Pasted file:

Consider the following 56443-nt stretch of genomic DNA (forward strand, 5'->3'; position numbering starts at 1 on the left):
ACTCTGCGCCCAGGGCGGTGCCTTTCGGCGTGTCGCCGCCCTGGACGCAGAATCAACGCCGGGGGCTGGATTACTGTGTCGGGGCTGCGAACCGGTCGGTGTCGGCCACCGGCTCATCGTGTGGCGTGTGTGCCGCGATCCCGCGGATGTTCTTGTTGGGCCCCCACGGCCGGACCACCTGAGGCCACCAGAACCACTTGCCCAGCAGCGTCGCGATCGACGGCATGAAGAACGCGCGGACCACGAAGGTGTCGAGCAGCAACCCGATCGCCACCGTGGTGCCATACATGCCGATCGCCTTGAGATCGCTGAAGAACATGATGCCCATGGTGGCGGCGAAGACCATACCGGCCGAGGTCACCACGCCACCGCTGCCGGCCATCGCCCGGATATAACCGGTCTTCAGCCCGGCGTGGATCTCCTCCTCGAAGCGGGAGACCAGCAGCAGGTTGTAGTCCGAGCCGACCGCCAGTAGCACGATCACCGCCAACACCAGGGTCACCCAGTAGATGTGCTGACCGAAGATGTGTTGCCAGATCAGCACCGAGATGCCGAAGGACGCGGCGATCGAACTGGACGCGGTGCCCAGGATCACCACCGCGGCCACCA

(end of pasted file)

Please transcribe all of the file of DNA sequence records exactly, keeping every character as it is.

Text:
Consider the following 56443-nt stretch of genomic DNA (forward strand, 5'->3'; position numbering starts at 1 on the left):
ACTCTGCGCCCAGGGCGGTGCCTTTCGGCGTGTCGCCGCCCTGGACGCAGAATCAACGCCGGGGGCTGGATTACTGTGTCGGGGCTGCGAACCGGTCGGTGTCGGCCACCGGCTCATCGTGTGGCGTGTGTGCCGCGATCCCGCGGATGTTCTTGTTGGGCCCCCACGGCCGGACCACCTGAGGCCACCAGAACCACTTGCCCAGCAGCGTCGCGATCGACGGCATGAAGAACGCGCGGACCACGAAGGTGTCGAGCAGCAACCCGATCGCCACCGTGGTGCCATACATGCCGATCGCCTTGAGATCGCTGAAGAACATGATGCCCATGGTGGCGGCGAAGACCATACCGGCCGAGGTCACCACGCCACCGCTGCCGGCCATCGCCCGGATATAACCGGTCTTCAGCCCGGCGTGGATCTCCTCCTCGAAGCGGGAGACCAGCAGCAGGTTGTAGTCCGAGCCGACCGCCAGTAGCACGATCACCGCCAACACCAGGGTCACCCAGTAGATGTGCTGACCGAAGATGTGTTGCCAGATCAGCACCGAGATGCCGAAGGACGCGGCGATCGAACTGGACGCGGTGCCCAGGATCACCACCGCGGCCACCA